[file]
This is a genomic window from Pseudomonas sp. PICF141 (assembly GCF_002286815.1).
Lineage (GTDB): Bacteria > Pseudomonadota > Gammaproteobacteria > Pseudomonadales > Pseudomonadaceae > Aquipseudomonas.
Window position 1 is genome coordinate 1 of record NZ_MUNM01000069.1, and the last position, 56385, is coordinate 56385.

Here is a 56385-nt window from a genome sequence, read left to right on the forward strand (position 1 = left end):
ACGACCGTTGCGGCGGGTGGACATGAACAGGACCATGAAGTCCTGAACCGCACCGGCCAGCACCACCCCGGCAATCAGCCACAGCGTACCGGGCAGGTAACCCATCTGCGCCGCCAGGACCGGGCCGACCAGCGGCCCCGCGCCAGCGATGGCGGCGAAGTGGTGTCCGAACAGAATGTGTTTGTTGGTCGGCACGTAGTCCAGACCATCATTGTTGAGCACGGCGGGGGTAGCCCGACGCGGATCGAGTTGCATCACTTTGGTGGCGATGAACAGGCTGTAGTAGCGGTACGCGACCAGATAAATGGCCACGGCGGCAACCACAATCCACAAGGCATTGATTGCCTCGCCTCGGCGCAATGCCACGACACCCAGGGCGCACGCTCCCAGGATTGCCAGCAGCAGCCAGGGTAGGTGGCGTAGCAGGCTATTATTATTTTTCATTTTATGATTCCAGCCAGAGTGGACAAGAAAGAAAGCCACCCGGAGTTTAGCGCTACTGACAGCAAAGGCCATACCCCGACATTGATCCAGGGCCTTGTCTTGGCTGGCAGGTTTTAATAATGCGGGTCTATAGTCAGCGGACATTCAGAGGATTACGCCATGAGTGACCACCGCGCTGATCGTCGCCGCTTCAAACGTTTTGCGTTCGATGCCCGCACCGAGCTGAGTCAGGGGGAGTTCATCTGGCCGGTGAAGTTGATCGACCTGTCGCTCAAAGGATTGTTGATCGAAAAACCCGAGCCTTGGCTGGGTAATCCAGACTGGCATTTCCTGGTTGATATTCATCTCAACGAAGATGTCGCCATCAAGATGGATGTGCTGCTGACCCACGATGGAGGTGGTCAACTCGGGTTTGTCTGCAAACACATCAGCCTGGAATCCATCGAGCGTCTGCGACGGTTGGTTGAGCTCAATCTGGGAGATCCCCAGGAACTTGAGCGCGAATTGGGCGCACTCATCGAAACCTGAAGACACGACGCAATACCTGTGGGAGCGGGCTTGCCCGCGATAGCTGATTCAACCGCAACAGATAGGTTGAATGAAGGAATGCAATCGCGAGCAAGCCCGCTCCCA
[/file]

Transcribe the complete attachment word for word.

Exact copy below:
This is a genomic window from Pseudomonas sp. PICF141 (assembly GCF_002286815.1).
Lineage (GTDB): Bacteria > Pseudomonadota > Gammaproteobacteria > Pseudomonadales > Pseudomonadaceae > Aquipseudomonas.
Window position 1 is genome coordinate 1 of record NZ_MUNM01000069.1, and the last position, 56385, is coordinate 56385.

Here is a 56385-nt window from a genome sequence, read left to right on the forward strand (position 1 = left end):
ACGACCGTTGCGGCGGGTGGACATGAACAGGACCATGAAGTCCTGAACCGCACCGGCCAGCACCACCCCGGCAATCAGCCACAGCGTACCGGGCAGGTAACCCATCTGCGCCGCCAGGACCGGGCCGACCAGCGGCCCCGCGCCAGCGATGGCGGCGAAGTGGTGTCCGAACAGAATGTGTTTGTTGGTCGGCACGTAGTCCAGACCATCATTGTTGAGCACGGCGGGGGTAGCCCGACGCGGATCGAGTTGCATCACTTTGGTGGCGATGAACAGGCTGTAGTAGCGGTACGCGACCAGATAAATGGCCACGGCGGCAACCACAATCCACAAGGCATTGATTGCCTCGCCTCGGCGCAATGCCACGACACCCAGGGCGCACGCTCCCAGGATTGCCAGCAGCAGCCAGGGTAGGTGGCGTAGCAGGCTATTATTATTTTTCATTTTATGATTCCAGCCAGAGTGGACAAGAAAGAAAGCCACCCGGAGTTTAGCGCTACTGACAGCAAAGGCCATACCCCGACATTGATCCAGGGCCTTGTCTTGGCTGGCAGGTTTTAATAATGCGGGTCTATAGTCAGCGGACATTCAGAGGATTACGCCATGAGTGACCACCGCGCTGATCGTCGCCGCTTCAAACGTTTTGCGTTCGATGCCCGCACCGAGCTGAGTCAGGGGGAGTTCATCTGGCCGGTGAAGTTGATCGACCTGTCGCTCAAAGGATTGTTGATCGAAAAACCCGAGCCTTGGCTGGGTAATCCAGACTGGCATTTCCTGGTTGATATTCATCTCAACGAAGATGTCGCCATCAAGATGGATGTGCTGCTGACCCACGATGGAGGTGGTCAACTCGGGTTTGTCTGCAAACACATCAGCCTGGAATCCATCGAGCGTCTGCGACGGTTGGTTGAGCTCAATCTGGGAGATCCCCAGGAACTTGAGCGCGAATTGGGCGCACTCATCGAAACCTGAAGACACGACGCAATACCTGTGGGAGCGGGCTTGCCCGCGATAGCTGATTCAACCGCAACAGATAGGTTGAATGAAGGAATGCAATCGCGAGCAAGCCCGCTCCCA